Monday, May 16, 2011

Sandbox Preparation: The Concept...

Good Morning:

To begin our little experiment in minimal sandbox preparation, I thought it would help to take a few minutes to focus on the Concept behind the setting we'll be building here. As will be common, I will likely spend more time writing these posts up than I will on the actual work performed on the task within.

I have always found inspiration from "fringe" elements of history, such as the thoughts of non-American cultures contacting America before Columbus arrived. In one such theory, ancient Egyptians (and/or the Phoenicians) had contact with America and traded regularly with the natives. These theories are based on a number of interesting tidbits of evidence, but let's face it, after three thousand years, not a lot is left to prove it one way or the other. However, as an interesting setting and one that I'd actually use, this tidbit offers a great campaign setting idea.

So, for our setting idea, let's look at a land where an Egyptian culture has settled along a large river, displacing the natives. Using the Mississippi River in our thought exercise here, we can picture large pyramids and other Egyptian elements in cities along a great river. Ancient tombs and cities of the dead provide the ruins for exploration. Tribal natives, having much in common culturally with Native Americans, would occupy some of the wilderness beyond the settled "Egyptian" lands. And for extra flavor, I could use a lot of the prehistoric animals of the Pleistocene that were common to the Great Plains region to add a savage wildness to the setting itself. (Heck, I can even throw in some dinosaurs if I wanted to.) Supernatural elements, such as monsters and the like, could derive from both Egyptian and Native American sources. Bearing in mind that this is supposed to be a game, I'm not going to spend a tremendous amount of time trying to make this an accurate portrayal, of course, but distinctive flavor makes a setting memorable. I don't know yet whether this will work or not, from a playability point of view, but for the moment, I find the idea quite intriguing.

Of course, while I'm going to pursue the Egyptian-Great Plains concept for this particular exercise, the various theories on pre-Columbian contact with the Americas presents other options for campaign setting development as well:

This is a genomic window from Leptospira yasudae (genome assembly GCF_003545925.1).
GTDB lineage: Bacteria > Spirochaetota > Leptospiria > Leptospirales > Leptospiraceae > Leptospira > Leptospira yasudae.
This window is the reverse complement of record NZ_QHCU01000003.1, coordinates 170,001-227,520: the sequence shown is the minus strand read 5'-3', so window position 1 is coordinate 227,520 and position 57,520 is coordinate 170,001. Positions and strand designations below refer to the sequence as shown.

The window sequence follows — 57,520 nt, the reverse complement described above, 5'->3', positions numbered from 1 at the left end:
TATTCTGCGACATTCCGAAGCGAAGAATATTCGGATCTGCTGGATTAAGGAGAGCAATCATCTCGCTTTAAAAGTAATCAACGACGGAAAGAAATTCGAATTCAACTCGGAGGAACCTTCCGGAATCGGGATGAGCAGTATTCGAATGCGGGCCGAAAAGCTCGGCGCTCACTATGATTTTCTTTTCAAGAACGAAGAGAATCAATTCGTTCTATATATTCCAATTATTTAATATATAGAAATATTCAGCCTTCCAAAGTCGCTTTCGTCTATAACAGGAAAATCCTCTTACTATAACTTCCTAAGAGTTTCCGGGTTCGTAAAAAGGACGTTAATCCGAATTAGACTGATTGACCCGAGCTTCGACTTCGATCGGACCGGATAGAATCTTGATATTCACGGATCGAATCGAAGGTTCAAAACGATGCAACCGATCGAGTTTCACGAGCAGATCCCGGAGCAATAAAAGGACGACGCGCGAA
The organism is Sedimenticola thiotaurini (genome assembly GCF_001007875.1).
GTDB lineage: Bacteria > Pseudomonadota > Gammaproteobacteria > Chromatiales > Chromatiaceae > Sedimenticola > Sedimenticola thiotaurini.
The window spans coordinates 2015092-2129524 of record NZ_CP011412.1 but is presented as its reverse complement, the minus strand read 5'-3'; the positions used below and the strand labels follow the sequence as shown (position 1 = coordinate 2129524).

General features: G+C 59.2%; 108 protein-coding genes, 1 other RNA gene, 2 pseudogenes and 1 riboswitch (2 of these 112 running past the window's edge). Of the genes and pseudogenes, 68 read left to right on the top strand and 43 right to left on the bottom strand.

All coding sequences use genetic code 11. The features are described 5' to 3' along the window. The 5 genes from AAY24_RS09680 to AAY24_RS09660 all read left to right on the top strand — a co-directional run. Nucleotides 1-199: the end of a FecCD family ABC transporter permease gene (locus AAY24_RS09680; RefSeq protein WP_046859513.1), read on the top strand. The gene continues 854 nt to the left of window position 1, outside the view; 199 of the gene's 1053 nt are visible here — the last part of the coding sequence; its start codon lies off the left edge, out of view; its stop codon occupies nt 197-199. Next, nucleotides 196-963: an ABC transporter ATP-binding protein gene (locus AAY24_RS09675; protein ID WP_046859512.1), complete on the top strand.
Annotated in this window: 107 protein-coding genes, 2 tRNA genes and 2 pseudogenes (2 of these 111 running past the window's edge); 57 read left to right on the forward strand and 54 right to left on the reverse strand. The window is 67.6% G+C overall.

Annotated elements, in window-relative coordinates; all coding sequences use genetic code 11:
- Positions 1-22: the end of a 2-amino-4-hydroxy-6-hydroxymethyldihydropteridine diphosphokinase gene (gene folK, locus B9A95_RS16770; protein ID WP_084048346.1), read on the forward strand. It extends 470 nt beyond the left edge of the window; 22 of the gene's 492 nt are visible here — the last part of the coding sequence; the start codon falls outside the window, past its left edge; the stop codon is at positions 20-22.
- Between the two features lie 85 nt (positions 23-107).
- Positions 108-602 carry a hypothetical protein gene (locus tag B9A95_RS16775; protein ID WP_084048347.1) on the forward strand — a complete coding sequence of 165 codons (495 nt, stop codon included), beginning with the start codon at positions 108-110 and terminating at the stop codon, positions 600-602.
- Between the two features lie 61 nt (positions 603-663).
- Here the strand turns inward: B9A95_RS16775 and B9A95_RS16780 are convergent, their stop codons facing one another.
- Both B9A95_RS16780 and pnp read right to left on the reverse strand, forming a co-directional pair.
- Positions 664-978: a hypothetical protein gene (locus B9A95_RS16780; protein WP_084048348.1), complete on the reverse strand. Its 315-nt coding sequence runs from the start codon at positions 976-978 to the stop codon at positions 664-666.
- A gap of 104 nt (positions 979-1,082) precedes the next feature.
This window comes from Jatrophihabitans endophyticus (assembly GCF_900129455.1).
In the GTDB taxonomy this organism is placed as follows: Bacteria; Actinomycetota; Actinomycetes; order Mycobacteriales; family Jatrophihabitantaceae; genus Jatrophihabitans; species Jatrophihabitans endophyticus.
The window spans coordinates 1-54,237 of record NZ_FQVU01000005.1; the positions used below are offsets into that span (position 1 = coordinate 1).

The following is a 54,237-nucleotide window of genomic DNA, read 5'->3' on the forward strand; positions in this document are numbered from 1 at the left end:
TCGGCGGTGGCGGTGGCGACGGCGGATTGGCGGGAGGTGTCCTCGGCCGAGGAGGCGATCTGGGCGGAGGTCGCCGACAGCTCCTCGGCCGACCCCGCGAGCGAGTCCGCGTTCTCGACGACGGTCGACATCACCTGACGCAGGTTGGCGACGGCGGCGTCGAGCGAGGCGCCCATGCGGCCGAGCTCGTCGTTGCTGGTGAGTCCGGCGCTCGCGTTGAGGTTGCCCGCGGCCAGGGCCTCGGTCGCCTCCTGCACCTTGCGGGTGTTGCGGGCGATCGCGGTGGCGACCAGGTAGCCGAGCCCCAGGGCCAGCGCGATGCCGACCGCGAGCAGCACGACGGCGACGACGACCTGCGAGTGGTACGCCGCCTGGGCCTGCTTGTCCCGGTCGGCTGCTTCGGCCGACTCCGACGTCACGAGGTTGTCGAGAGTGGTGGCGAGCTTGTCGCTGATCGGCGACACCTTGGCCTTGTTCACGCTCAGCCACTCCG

• Chinese and West Coast or Mayan Native Americans
  • Japanese and Zuni Native Americans
  • Muslims and East Coast or Mayan Native Americans
  • Phoenicians and Great Plains or East Coast or Mayan Native Americans
  • Vikings and East Coast Native Americans

In the case of the Oriental cultures in contact with the local native tribesmen, this would be an excellent opportunity to use Oriental Adventures or Ruins & Ronin in a frontier setting. In all cases, you have the choice of looking at the non-native culture as just beginning to colonize these areas, as being settled and established as an extension of their own homeland, or as being an empire in their own right and potentially having broken away from the lands that originally sent the colonists to this frontier land so long ago. (You can also see other examples of this kind of setting development in Rob Conley’s Points of Light II, released by Goodman Games.)

So, what do you think of this basic concept for our example setting? Any thoughts, comments or suggestions you would like to share?

With Regards,
Flynn

2 comments:

Rob Conley said...

To change things up in Points of Light II for Amacui and the Golden Shore I used bronze age civilizations as a template.

Amacui was loosely based on the Assyrians and the Golden Shore on Mycenae Greece.

Risus Monkey said...

Nifty! I like the idea of an Egyptian civilization transposed to North America.